If you've been away a lot, your feline may feel the need to bond additionally. If a new person sleeps in your bed, your cat may feel a little insecure and want to show that they are still part of the house!
Sometimes it is necessary to remove the triggers that cause peeing. If your cat pees on a specific blanket on your bed, simply getting rid of that blanket may be enough to solve the problem.
Installing a litter box near the bedroom can also help. Sometimes feline owners choose to no longer let the cat sleep in the bedroom. This can trigger additional distress if your cat feels unsafe.
First try bonding, playing more, and offering new litter choices. In some cases, putting things on the bed can also help, as felines tend not to urinate where they feel completely safe.
To help prevent your cat from peeing on your bed, thoroughly clean any sheets she pees on. If your cat can smell its old urine, it will be tempted to do it again.
So, how do you get cat urine out of bed linen?
Clean up the pee as quickly as possible. Look for products specifically designed for cat urine cleaning that are enzyme-based because they break down the acid in your cat's urine.
Avoid anything with ammonia, as it smells like cat urine and may even attract your cat to that area.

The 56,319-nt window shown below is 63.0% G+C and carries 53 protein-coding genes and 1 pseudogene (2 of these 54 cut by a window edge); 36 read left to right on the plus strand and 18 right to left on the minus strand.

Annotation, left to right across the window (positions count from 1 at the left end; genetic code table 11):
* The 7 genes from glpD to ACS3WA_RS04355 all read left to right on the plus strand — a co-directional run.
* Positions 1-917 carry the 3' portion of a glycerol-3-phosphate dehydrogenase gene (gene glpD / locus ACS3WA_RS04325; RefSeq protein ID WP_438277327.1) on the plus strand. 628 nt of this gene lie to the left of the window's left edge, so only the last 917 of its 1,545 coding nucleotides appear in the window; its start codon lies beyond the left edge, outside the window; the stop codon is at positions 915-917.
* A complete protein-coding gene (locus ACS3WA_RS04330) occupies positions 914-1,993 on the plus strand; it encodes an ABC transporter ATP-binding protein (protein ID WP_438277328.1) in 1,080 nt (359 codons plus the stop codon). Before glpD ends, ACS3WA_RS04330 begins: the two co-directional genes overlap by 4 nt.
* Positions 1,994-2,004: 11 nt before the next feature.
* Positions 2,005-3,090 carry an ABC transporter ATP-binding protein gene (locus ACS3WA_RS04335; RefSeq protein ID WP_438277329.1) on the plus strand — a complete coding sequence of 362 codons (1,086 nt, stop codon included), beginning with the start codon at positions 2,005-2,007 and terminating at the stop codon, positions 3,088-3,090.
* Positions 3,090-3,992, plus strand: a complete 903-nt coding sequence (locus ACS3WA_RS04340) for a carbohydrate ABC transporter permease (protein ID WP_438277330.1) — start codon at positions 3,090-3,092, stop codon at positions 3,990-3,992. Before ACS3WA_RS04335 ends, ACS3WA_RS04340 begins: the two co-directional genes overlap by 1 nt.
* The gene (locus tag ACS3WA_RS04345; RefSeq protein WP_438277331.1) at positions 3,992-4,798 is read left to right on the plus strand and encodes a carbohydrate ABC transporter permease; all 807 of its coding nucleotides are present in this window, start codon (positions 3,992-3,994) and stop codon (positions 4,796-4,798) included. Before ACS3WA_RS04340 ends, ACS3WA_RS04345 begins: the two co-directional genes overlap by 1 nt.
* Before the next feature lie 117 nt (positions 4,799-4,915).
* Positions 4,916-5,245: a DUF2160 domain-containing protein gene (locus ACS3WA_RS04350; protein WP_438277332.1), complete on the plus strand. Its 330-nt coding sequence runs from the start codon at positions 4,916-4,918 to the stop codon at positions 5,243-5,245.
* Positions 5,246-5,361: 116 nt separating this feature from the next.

Wash the area of the litter box where your cat peed with cold water and pat it dry, do not rub it. Add the enzyme cleaner to a second wash if the laundry still smells after the very first wash. You may have to clean the laundry several times before the smell is completely gone.
You should also make sure that the bed frame and floor have not been soiled by urine. You may even need to clean the mattress depending on how much your feline pees.
There is something wrong, and this is his only method of making it clear to you. Try not to scold your cat and make it even more uncomfortable.
Instead, talk to your veterinarian and follow the advice in this guide. With time, patience and a lot of love, together you will find the solution and bring your cat back to a calm and serene state of mind.
Many people generally think that a cat that pees on their bed is doing it out of spite, that it is angry about something and is trying to get back at its owner.
This is not the case. Rather, your feline is simply trying to deal with something, whether it's a medical problem or a stressful circumstance, and felines react differently than humans.
Yelling, hitting, or any other form of negative attention will damage the bond you have with your cat , and will not solve the problem. In fact, it will cause your feline stress and anxiety which may reinforce undesirable habits.
You may want to keep your bedroom door closed while you perform many of the techniques we've talked about.
You can also try having fun with your cat and giving him some petting on the bed. If your cat likes cuddles, make sure you spend enough time with him every day so that he feels truly connected to you and less anxious.
Use suitable sprays that mimic the calming feline pheromone that mother cats emit to soothe their kittens. You can diffuse it near your bed or spray it in the room at your cat's nose.